Damn killings don’t make no sense. Ain’t no connection ‘tween the three girls. There’s more’n 2,000 square miles in them three counties we cover. And the killer leaves that message on the mirror ‘Why 319?’ The hell is that supposed ta mean?  But don’t y’all worry. We gonna find that sumbitch!

Tell us something about your background that may or may not be revealed in the book?

(chuckles) Y'all sure Chene ain’t gonna see this?  Ah read a lot of legal stuff. Court cases, lawsuits, government shit, stuff y’all might find borin’. And Ah won a boxin’ tourney back in the Army. It weren’t pretty, but it was a win. Ah’m also a pretty good dancer, if it’s real music.

Are you the type of person who always seeks out the company of others?

Ah do enjoy bein’ around a pretty woman or two. It’s hard work bein’ in charge of the squad. We works together to close them cases. But when the day’s over, y’all need some distance.

What do you do to relax after a day of fighting crime?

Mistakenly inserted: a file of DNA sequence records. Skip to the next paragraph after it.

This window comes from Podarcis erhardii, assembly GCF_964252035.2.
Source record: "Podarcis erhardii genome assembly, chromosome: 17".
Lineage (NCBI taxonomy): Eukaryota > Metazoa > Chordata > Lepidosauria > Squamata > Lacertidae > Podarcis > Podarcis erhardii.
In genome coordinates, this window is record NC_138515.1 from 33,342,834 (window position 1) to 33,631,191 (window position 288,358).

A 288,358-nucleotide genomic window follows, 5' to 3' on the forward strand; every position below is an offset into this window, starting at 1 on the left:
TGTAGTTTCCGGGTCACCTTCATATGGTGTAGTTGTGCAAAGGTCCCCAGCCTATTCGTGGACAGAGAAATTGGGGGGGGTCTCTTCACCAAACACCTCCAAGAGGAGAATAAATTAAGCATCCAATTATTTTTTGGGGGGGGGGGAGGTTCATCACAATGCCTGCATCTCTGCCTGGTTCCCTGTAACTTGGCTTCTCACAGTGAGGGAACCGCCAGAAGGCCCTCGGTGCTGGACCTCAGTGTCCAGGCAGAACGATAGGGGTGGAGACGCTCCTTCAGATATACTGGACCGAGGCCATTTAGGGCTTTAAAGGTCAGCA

A thick steak, cooked rare, some fine Tennessee whiskey and… (chuckles) well, y’all figger out the rest.

What’s it like working with Jefferson Chene?

(hesitates and exhales a plume of cigarette smoke, watching it drift toward the ceiling) Chene’s awright. He’s stubborn.  But my daddy learned me long ago, y’all do better havin’ good people doin’ the heavy liftin’.  Chene’s smart. He kinda sees around the corners, diggin’ out the answers. He’s awright…for a Yankee.

Which do you prefer, music or television?
Ah don’t even own a television.  Music works just fine.   Like this one.

Sunday, August 20, 2017

How You Say It